Stavka. 22 October, 1914
Have arrived safely. In the morning inspected two hospitals in Minsk; found them in splendid order. It is not cold, foggy...
Stavka. 23 October, 1914
Tender thanks for news. The weather is milder than at home. There is no snow. Petia is here. He has become much quieter since having been under heavy fire in Galicia. He and Kostia's boys have meals with me. Hearty greetings.
NOTES: PETIA: Prince Peter of Oldenburg, referred to in the preceding note. KOSTIA: the Grand Duke Constantine Constantinovitch.
Stavka 23 October, 1914.
The joyful news has been received that the Austrian army is in full retreat from Sanok. Am going to a moleben [Te Deum] now. Embrace you closely.
Stavka. 24 October. 1914
Sincerest thanks to you and the children for letters. I am very glad that you have been to Louga. Yesterday your squadron of the Alexandriisky Hussars joined our troops after an absence of four weeks in the extreme rear of the enemy with very few losses. I embrace you all tenderly.
Stavka 25 October, 1914.
Many thanks for letter and magazine. Yesterday I watched with pleasure the regiment of Hussars and their distribution. To-day am inspecting two hospitals of wounded and the Cavalry Guards. Unfortunately had no time to write. I am going for 24 hours to Kholm. and Sedletz. Am returning on the 27th in the morning. I hope you are well. Embrace all tenderly.
Brest. 26 0ctober, 1914.
Spent the morning in Kholm; went to Mass and inspected a large Red Cross hospital. We passed Vlodava. The weather is calm, warm. I embrace you and the children closely.
Stavka. 27 October, 1914
MY BELOVED, DARLING SUNNY,
At last I am able to write a few lines to thank you for your sweet letters, the sight of which on my table makes my old heart jump for joy!
The first days of my stay here I had to see old General Panteleiev with regard to the sad story of Samsonov; then old Trotzky, who is going to Kiev to establish order there; after that, Professor Scherbatov concerning our horses. I found old Petiusha here, who has only just returned from Lvov and from a battle into which he was taken by Radko-Dimitriev.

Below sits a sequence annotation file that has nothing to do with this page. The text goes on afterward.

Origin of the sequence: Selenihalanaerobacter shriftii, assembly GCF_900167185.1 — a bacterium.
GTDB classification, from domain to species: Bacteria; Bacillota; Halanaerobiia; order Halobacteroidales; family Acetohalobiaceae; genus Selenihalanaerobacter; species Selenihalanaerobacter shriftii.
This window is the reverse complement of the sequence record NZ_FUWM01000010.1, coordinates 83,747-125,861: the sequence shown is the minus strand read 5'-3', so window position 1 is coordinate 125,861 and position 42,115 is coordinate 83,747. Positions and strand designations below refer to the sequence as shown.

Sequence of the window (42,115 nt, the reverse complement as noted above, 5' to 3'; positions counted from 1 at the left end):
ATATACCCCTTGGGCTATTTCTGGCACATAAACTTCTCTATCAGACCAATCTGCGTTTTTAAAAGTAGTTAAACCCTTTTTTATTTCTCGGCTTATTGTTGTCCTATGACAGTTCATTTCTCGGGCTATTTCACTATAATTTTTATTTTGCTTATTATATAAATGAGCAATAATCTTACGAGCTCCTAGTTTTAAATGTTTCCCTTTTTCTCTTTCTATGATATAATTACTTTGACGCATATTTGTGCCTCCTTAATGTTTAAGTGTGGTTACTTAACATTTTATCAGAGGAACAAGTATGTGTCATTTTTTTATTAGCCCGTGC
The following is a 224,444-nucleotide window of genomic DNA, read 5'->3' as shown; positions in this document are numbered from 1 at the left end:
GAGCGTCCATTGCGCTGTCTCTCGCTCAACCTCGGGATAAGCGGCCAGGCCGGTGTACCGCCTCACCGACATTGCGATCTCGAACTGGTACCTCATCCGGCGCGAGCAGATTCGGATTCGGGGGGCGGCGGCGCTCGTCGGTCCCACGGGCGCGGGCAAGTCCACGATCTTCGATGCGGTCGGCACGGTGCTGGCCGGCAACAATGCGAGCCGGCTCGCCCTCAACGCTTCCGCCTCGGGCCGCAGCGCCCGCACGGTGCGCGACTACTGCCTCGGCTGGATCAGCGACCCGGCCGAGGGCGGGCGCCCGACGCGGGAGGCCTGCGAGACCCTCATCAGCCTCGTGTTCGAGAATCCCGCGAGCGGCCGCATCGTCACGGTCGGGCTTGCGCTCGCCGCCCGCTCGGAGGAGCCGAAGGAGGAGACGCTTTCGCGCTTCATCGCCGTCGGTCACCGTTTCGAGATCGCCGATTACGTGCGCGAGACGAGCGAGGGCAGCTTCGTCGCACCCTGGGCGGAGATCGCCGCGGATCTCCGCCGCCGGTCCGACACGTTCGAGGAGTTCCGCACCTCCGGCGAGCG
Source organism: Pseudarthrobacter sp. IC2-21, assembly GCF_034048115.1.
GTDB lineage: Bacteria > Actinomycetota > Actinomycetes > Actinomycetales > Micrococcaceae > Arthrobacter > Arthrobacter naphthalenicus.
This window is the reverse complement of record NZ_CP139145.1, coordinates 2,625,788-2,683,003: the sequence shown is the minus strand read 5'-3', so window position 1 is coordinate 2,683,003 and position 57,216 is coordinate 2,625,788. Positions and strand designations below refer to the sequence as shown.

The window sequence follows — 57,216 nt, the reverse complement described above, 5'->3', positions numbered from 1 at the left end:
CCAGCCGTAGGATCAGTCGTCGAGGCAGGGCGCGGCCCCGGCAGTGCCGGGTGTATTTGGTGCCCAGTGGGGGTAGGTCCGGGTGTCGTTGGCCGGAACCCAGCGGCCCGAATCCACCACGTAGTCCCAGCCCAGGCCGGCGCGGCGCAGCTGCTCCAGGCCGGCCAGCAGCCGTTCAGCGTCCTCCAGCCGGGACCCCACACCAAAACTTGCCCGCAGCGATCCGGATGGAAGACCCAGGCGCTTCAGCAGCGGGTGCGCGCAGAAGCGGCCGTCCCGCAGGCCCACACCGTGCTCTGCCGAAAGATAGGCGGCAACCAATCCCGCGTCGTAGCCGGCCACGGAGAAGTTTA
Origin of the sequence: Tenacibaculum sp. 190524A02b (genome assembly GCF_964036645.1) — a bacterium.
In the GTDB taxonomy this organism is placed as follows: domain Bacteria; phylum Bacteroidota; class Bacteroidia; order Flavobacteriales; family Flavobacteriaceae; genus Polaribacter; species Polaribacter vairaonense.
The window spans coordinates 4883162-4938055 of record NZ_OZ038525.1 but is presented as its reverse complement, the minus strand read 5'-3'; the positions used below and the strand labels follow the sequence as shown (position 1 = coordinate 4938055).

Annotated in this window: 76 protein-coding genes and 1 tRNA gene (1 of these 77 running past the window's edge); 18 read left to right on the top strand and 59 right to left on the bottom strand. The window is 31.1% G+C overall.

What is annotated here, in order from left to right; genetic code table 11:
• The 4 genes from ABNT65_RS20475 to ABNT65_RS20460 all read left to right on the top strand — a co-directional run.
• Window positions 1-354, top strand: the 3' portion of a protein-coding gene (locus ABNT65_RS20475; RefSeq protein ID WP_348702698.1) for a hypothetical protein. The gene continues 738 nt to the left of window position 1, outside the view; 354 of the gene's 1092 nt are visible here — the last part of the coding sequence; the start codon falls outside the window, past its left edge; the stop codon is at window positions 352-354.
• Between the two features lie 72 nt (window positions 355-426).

They spent three hours under the fire of the Austrian heavy artillery. From other telegrams it is clear that Petia conducted himself with the utmost coolness and he requests an award for himself; I therefore gave him the Georgievskoe orougiye [Arms of St. George], which made him nearly mad [with joy). He had not expected it. At present he has a cold and is confined to an empty barrack near the train. On the whole, it seems to us that he has become very much less expansive than usual, most likely because he has been under fire. I had the pleasure of spending the whole of Saturday with Misha, who has become quite his old self and is again charming. We went to vsenoshchnaia [vespers] together and parted after dinner. Both the evenings I spent with the Cavalry Guards and with my Hussars. The horses of the Cavalry Guards are almost all in condition, but those of the Hussars have a most lamentable appearance. It is curious that, judging from what they say, the German horses which they have captured stand the hard work much worse than ours.
Now about my programme. Wednesday I shall spend in Rovno; Thursday in Lyublin and Ivangorod; Friday again in Ivangorod and on the adjoining battlefield (Kozenitzy), and Saturday in Grodno. If you could come there to meet me it would be splendid. I have spoken to Voeikov, and all preparations will be made. - I was intending to spend the whole of Saturday in Grodno (hospitals and fortress) and arrive at Pskov on Sunday morning to attend Mass in church, then to the hospital and be home for dinner. But if you only go there, of course Pskov falls out.